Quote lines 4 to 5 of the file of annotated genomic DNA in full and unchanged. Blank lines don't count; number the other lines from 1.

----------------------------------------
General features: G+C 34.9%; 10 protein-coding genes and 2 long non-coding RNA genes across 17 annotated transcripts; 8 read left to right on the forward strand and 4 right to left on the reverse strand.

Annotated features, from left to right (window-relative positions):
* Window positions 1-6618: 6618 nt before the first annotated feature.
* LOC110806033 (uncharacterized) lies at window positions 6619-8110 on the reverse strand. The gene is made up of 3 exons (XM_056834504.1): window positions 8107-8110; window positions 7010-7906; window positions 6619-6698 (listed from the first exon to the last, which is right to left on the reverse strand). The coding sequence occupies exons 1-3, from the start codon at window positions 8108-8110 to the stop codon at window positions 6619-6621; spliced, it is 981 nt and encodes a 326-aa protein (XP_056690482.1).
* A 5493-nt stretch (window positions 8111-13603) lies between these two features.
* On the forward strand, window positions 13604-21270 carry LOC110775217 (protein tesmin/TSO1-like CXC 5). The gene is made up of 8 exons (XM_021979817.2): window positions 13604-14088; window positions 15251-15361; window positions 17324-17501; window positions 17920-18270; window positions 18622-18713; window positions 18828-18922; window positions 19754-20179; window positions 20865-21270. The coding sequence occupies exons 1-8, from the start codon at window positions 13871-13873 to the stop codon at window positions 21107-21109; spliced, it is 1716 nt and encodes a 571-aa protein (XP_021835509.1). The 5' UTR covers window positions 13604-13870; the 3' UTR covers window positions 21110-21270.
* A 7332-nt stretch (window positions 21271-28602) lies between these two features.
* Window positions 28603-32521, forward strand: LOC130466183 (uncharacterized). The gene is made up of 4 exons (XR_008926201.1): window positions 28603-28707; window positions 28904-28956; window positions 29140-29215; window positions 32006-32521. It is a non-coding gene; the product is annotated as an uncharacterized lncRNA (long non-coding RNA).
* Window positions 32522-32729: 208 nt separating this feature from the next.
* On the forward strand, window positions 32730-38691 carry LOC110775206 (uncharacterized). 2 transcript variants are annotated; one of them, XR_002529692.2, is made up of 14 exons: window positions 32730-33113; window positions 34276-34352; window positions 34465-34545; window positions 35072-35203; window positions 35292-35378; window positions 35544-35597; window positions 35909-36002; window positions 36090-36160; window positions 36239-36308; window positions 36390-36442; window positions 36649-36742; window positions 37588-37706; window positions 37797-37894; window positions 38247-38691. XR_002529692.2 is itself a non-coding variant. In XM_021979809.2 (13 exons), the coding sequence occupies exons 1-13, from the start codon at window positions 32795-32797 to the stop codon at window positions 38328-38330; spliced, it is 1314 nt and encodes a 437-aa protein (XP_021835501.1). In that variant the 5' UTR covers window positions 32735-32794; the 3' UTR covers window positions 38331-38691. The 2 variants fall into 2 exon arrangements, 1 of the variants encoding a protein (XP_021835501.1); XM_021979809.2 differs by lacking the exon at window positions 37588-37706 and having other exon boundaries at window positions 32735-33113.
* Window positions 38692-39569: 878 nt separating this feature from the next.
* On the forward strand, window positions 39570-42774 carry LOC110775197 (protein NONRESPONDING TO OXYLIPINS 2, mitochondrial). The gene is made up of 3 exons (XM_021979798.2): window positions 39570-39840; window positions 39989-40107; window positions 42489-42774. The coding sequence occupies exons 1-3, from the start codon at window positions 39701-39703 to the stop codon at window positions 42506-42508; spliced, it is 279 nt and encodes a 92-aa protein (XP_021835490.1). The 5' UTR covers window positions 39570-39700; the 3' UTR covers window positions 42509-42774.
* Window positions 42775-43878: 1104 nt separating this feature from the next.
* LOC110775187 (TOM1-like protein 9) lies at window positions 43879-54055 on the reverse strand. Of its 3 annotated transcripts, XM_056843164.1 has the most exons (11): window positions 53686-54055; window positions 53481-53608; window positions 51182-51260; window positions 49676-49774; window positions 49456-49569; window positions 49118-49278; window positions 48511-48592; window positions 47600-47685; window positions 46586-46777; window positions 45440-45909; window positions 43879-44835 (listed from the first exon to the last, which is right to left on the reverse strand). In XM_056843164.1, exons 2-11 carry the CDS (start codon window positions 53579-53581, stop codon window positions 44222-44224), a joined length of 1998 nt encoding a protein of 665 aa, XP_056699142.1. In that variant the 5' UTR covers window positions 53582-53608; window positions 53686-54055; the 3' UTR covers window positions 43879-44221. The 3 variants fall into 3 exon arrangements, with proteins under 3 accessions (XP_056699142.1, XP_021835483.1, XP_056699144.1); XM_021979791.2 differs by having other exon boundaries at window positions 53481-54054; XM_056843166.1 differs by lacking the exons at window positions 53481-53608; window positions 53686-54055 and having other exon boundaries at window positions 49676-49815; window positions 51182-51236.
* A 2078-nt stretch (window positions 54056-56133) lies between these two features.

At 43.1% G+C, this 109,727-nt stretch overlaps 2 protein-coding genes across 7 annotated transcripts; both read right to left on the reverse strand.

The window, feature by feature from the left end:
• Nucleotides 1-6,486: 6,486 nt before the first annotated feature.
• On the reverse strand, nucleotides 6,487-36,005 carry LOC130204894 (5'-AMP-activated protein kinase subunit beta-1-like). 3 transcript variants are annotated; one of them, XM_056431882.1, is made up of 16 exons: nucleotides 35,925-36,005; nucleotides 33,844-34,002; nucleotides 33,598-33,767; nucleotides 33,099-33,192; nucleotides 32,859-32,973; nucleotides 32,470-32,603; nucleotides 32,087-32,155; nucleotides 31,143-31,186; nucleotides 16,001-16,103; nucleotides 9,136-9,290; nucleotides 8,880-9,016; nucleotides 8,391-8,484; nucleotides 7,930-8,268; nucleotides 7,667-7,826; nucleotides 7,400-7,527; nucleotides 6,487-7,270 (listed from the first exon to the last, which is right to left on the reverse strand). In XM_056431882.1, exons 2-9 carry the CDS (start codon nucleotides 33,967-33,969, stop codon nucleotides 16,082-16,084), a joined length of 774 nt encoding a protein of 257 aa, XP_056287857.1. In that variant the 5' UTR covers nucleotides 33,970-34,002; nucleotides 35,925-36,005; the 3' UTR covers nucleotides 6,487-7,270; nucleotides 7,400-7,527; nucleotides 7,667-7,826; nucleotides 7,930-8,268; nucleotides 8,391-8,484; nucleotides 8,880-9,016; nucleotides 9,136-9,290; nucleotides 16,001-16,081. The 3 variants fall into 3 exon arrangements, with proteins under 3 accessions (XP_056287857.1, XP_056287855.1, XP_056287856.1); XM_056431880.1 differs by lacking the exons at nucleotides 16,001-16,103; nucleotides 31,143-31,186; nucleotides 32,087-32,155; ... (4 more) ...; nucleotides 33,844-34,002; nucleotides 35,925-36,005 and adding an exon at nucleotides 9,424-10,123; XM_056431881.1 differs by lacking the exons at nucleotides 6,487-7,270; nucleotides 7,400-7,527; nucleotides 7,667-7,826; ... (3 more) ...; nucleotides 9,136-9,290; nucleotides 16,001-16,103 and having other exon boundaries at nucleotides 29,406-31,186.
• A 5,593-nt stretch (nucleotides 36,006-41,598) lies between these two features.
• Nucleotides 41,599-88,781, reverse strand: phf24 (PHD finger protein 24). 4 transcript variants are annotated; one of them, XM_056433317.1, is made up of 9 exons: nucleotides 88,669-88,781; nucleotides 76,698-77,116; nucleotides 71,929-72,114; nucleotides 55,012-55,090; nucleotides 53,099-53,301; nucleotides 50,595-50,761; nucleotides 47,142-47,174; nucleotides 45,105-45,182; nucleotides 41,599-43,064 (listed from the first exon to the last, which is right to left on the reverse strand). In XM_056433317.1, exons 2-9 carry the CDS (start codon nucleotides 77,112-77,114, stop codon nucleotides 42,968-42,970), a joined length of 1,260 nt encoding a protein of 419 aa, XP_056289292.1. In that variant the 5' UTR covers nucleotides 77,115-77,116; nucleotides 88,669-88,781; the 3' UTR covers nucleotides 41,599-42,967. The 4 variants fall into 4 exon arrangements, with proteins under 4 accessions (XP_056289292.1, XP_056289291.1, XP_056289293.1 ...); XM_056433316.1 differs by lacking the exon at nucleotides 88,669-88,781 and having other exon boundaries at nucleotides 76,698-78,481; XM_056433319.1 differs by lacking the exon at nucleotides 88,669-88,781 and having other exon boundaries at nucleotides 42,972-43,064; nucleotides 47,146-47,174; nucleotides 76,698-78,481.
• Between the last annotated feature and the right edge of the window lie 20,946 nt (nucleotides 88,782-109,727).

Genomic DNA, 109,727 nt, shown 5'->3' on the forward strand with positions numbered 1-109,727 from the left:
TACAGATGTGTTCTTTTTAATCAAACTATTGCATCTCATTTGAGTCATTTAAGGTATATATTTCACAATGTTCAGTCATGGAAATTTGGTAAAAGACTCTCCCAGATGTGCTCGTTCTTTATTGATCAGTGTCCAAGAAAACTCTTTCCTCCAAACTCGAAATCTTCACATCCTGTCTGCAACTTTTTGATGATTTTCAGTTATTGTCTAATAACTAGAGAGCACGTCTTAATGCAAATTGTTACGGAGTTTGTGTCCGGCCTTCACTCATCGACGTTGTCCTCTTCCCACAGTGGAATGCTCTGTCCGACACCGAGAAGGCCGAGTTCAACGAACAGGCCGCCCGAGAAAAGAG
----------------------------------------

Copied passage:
* LOC110806033 (uncharacterized) lies at window positions 6619-8110 on the reverse strand. The gene is made up of 3 exons (XM_056834504.1): window positions 8107-8110; window positions 7010-7906; window positions 6619-6698 (listed from the first exon to the last, which is right to left on the reverse strand). The coding sequence occupies exons 1-3, from the start codon at window positions 8108-8110 to the stop codon at window positions 6619-6621; spliced, it is 981 nt and encodes a 326-aa protein (XP_056690482.1).
* A 5493-nt stretch (window positions 8111-13603) lies between these two features.